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friend declared function call

 
 
Markus Moll
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      04-11-2008
Hi

Sven Köhler wrote:

> namespace wurst {
> class bla {
> friend bool foobla(const bla& v, int x) {
> return true;
> }
> };
> }


Defining a friend function inside a class is a bit weird. However, it's
allowed. The difference to defining it outside the class (as far as I can
see) is that it is in the scope of the class, it is not visible outside the
class and it is implicitly inline.

This means that you have to declare it in the surrounding namespace if you
want to use it there, and you don't have to qualify class members inside
the definition.

> How do i access foobla in a more specific way? What the "full qualified
> name" of foobla?


It is <namespace>::f, but it is not visible.

> The following alternatives DON'T work:
>
> wurst::foobla(foo,2)


Would be correct if you had previously declared wurst::foobla:

namespace wurst // the wurst possible name
{
bool foobla(const bla& v, int x);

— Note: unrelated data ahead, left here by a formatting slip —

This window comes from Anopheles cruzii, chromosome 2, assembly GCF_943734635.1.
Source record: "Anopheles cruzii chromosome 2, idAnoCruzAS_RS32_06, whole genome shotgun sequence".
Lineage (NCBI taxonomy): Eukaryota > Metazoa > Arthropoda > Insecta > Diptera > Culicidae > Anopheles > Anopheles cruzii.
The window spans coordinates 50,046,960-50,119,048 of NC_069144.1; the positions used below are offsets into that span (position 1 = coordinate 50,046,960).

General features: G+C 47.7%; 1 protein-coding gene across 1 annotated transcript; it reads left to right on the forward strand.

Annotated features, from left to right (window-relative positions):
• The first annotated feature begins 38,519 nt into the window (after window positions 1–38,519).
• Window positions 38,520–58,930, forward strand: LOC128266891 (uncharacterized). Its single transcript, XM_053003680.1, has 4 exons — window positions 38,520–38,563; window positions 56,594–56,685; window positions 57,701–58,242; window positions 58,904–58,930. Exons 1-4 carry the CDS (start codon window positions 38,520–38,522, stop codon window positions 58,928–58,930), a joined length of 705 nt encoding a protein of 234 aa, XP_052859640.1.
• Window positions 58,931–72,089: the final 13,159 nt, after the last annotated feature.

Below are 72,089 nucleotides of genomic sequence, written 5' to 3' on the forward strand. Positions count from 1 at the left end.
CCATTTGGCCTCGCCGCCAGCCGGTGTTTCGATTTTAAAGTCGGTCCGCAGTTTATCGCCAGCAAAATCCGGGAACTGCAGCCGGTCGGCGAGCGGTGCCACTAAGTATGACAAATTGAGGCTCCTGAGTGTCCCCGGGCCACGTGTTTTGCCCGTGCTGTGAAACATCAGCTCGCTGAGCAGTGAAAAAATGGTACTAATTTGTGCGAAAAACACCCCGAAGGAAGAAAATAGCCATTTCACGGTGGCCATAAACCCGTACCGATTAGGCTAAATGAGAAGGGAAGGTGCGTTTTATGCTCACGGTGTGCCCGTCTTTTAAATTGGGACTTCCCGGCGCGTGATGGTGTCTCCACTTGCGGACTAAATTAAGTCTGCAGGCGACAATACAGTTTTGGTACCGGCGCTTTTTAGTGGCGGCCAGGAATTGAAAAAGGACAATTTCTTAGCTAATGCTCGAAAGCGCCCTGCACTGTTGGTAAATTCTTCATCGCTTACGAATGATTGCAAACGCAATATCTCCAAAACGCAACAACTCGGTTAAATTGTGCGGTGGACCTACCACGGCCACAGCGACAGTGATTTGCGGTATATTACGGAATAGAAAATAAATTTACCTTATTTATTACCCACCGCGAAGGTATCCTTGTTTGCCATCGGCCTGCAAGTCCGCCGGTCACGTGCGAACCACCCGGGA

}

> wurst::bla::foobla(foo, 2);


Definitely not.

Markus

 
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Christopher
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      04-11-2008
On Apr 11, 12:07 am, Ian Collins <(E-Mail Removed)> wrote:
> Christopher Pisz wrote:
> > "Ian Collins" <(E-Mail Removed)> wrote in message
> >news:(E-Mail Removed)...
> >> Christopher wrote:
> >>> Someone got confused there.
> >>> A friend function shouldn't be implemented in the class it is a friend
> >>> of. Otherwise, it wouldn't be a friend, but a method belonging to the
> >>> class instead.

>
> >> That simply isn't true. A friend has to be declared and may also be
> >> defined within the class definition.

>
> >> Two classic examples are I/O operators and callback functions which
> >> require extern C linkage.

>
> > Show example code please. I've searched my I/O libraries and cannot find the
> > keyword friend anywhere, so you must be talking of custom operators, and
> > then I still cannot fathom why the function wouldn't be a plain old class
> > method.

>
> The output and input operators << and >> are often declared as free
> functions, which may be friends of the class.
>
> --
> Ian Collins.


I've never seen those implemented _inside_ the class, but defined and
implemented outside the class and then made a friend of the class.

 
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